12 August 2013 15:00 [Source: ICIS news]
It has been a long time since this column published an upbeat assessment of the European economy. But recent weeks have seen a steady trickle of economic and employment data from many sources that seem to point to early signs of a long-awaited easing of the region’s malaise.
In the UK – where a new Canadian Bank of England governor has pledged to keep interest rates low until unemployment levels fall to 7% or below – numerous indicators point to an upturn in the country’s fortunes. Retail figures for July were the best since 2006, while manufacturing output rose by 1.9% month to month, more than double analysts’ expectations.
The country’s car industry raised forecasts for the year to 2.22m units, making it potentially the best performance since 2007. It was also the first month for more than two decades in which all sectors of British manufacturing expanded.
Meanwhile, Germany, France and Spain all saw sales of new cars rise in July, with Germany achieving a 2% year on year increase. The country is now enjoying lower rates of unemployment, rising wages and increasing consumer confidence.
Across the eurozone, business confidence is improving. Data released by research group Markit indicates that the region’s composite purchasing managers’ index (PMI) rating reached its highest level in almost two years in July. The composite PMI data – which includes manufacturing and service sector output and conditions – increased to 50.5 in July, from 48.7 the previous month. PMI figures of above 50.0 indicate expanding output levels. The UK figures were even more impressive, with the country’s PMI leaping from 56.9 in June to 60.2 in July.
The picture across Europe for unemployment – although still dire – shows early signs of improving. The number of unemployed workers in the eurozone decreased in June. Although the fall was tiny – just 0.1% or 24,000 jobs – it was the first decline in more than two years. Spain and Italy both saw unemployment drop, with Spain’s rate declining to 26.3%. However, youth unemployment remains astonishingly high in many countries – at 56.1% in Spain and 58.7% in Greece.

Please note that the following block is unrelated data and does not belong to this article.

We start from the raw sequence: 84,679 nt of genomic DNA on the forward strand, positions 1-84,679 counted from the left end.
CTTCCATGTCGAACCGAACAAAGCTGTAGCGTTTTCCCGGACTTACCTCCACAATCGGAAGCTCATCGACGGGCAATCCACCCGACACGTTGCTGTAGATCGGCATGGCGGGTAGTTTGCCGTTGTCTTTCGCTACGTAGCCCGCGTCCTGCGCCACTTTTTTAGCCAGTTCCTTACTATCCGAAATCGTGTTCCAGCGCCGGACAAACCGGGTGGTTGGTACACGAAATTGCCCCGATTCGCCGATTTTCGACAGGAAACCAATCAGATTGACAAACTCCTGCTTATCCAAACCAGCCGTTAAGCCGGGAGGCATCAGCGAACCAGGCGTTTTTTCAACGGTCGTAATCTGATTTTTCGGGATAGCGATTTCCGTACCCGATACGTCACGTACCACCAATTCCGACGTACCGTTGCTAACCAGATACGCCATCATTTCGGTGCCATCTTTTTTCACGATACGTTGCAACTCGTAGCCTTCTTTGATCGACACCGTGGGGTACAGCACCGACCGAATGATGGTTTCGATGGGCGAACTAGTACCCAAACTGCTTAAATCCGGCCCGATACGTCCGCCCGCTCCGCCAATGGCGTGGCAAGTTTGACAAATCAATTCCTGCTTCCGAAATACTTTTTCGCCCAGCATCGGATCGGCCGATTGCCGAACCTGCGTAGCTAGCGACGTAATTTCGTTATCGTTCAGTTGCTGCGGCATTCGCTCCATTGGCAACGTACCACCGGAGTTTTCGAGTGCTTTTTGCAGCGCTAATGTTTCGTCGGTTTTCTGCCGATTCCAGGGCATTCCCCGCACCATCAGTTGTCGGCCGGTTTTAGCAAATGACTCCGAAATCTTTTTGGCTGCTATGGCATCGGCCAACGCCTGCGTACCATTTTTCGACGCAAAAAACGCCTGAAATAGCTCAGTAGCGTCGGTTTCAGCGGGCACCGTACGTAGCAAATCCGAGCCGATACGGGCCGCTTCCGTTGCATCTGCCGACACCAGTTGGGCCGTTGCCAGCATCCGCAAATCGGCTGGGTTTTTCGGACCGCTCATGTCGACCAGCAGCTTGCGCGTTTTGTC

These signs of a turnaround, however welcome, must be seen in the wider historical context. The region has been mired in an economic slump since 2008 and is still a long way from recovering to pre-crisis levels. The later eurozone financial crisis helped to further reduce confidence and business activity.
The chemical industry in Europe has also suffered badly – hit by plummeting domestic demand and its reliance on expensive naphtha feedstocks. According to July figures from trade group Cefic, chemical production is still falling and is 2% below the peak reached in the third quarter of 2008.
Europe-based chemical companies will be praying for any improvement to their fortunes after a tough start to the year. Second-quarter financials showed no signs of any pick up in Europe and highlighted more weakness in emerging markets.
German group LANXESS’ second-quarter 2013 net profit shrank to €9m ($12m) from €174m in the same period last year. LANXESS chairman Axel Heitmann said candidly: “The first half of 2013 does not meet our own high standards. Trading conditions for our businesses remain tough and the fragile sentiment in Europe is now evident in other markets that are important for us, such as China and Brazil.” LANXESS said that continued weakness in demand in the automotive and tyre industries has affected its sales.
BASF maintained its earnings target for 2013, but expected it to be more difficult to achieve as it reported a 4.2% drop in second-quarter net profit. CEO Kurt Bock said: “We expect the development of the second half to be rather flat compared to the first half of 2013. The European economy is shrinking slightly; the Chinese growth engine is no longer running at full power; the United States is growing moderately. We are clearly feeling these effects...”
Chemical distribution is also under pressure. German Brenntag’s second-quarter net profit declined by 15.1% year on year to €68.7m ($91.6m), despite a 2.2% increase in sales to €2.54bn, Operating earnings before interest, tax, depreciation and amortisation (EBITDA) declined by 8.3% to €169.1m. CEO Steven Holland said: “We do not see the promise of any significant improvement in the macroeconomic environment.”
($1 = €0.75)
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